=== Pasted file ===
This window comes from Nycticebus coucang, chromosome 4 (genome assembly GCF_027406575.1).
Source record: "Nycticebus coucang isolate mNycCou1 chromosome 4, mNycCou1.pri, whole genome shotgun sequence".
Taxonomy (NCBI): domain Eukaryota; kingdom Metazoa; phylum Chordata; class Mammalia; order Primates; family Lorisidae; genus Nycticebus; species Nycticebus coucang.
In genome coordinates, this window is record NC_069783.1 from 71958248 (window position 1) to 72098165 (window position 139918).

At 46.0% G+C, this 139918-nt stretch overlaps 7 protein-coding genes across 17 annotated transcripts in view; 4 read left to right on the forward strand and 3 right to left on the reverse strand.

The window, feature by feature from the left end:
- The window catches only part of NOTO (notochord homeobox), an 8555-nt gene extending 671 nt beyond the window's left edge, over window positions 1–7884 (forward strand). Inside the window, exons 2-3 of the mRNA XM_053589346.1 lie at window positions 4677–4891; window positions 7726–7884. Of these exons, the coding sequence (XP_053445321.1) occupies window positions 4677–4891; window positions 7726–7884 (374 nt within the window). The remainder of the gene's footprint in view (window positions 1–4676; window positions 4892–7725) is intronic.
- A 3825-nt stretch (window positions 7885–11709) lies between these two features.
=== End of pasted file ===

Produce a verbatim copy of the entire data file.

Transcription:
This window comes from Nycticebus coucang, chromosome 4 (genome assembly GCF_027406575.1).
Source record: "Nycticebus coucang isolate mNycCou1 chromosome 4, mNycCou1.pri, whole genome shotgun sequence".
Taxonomy (NCBI): domain Eukaryota; kingdom Metazoa; phylum Chordata; class Mammalia; order Primates; family Lorisidae; genus Nycticebus; species Nycticebus coucang.
In genome coordinates, this window is record NC_069783.1 from 71958248 (window position 1) to 72098165 (window position 139918).

At 46.0% G+C, this 139918-nt stretch overlaps 7 protein-coding genes across 17 annotated transcripts in view; 4 read left to right on the forward strand and 3 right to left on the reverse strand.

The window, feature by feature from the left end:
- The window catches only part of NOTO (notochord homeobox), an 8555-nt gene extending 671 nt beyond the window's left edge, over window positions 1–7884 (forward strand). Inside the window, exons 2-3 of the mRNA XM_053589346.1 lie at window positions 4677–4891; window positions 7726–7884. Of these exons, the coding sequence (XP_053445321.1) occupies window positions 4677–4891; window positions 7726–7884 (374 nt within the window). The remainder of the gene's footprint in view (window positions 1–4676; window positions 4892–7725) is intronic.
- A 3825-nt stretch (window positions 7885–11709) lies between these two features.